K-9 Officer Killed In Pursuit

Police have identified the two men arrested after a Camden County police dog was thrown into traffic and killed Tuesday night. 20 -year-old Skyler Robinson and 19-year-old Evan Scotese, both from Sewell NJ, are being held on $150,000 full cash bail. Robinson was a standout high school football running back from Washington Township High School. A 2009 profile on ESPN.com said he was considering the Pittsburgh Panthers, Vanderbilt Commodores, Temple Owls, Delaware Fighting Blue Hens and the Villanova Wildcats. Both are charged with robbery and resisting arrest. Robinson charged with assaulting a law enforcement animal. The dog killed, named Schultz, was a member of the Gloucester Township, New Jersey police force. Around 7:00 Tuesday night, police say Robinson and Scotese held up the Lucky Dragon Chinese Restaurant in 400 block of East Church Street in the Blackwood section of Gloucester Township. Police say they assaulted an employee, grabbed money from the register, and fled on foot. The canine picked up the scent of one of the suspects behind the restaurant. A half mile away, the German shepherd caught up with Robinson on the shoulder of Route 42. Somehow, police say Robinson got ahold of Schultz and threw him into oncoming traffic. Schultz was killed instantly. Robinson also was injured by the car that struck Schultz. A person convicted of killing a police animal in New Jersey could be sentenced to five years in prison. Overnight, Gloucester Township police officers lined up outside the Chews Landing Veterinary Hospital.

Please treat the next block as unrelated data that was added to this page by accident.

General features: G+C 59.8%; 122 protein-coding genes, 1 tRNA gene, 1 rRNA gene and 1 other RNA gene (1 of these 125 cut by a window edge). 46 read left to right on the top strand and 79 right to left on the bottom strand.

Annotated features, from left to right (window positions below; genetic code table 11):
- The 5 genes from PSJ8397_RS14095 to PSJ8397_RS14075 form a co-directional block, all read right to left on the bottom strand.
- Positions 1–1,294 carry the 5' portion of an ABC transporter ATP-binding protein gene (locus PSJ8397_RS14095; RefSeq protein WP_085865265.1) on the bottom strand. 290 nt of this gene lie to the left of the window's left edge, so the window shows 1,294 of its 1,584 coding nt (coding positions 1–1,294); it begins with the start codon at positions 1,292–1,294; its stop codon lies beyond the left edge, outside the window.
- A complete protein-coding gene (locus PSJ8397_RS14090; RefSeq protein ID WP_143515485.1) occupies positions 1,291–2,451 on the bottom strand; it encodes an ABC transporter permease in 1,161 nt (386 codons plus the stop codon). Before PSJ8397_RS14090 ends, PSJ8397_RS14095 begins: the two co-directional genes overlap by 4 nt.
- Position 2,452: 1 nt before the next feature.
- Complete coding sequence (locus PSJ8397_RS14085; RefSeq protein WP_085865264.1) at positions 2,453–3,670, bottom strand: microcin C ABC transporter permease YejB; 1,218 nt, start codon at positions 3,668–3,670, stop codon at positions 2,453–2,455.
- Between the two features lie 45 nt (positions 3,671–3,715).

They saluted a fallen hero, a K-9 who had served as part of their police force for nearly all of its three and a half year life. The German shepherd lived with a family and they too came to the animal hospital to say a final goodbye. “It’s a very difficult time for us tonight,” said Gloucester Township Police Chief Harry Earle. “There was no respect for injuring someone. And obviously no respect for injuring an animal as well.” Schultz was given his name as the result of an essay contest in a school in the Philadelphia suburb. The winning entry, from a fifth-grader, said the dog should be named after Dave “The Hammer” Schultz, a tough hockey player for the Philadelphia Flyers in the 1970s. Counseling was being offered to the boy who won the contest to name Schultz two years ago.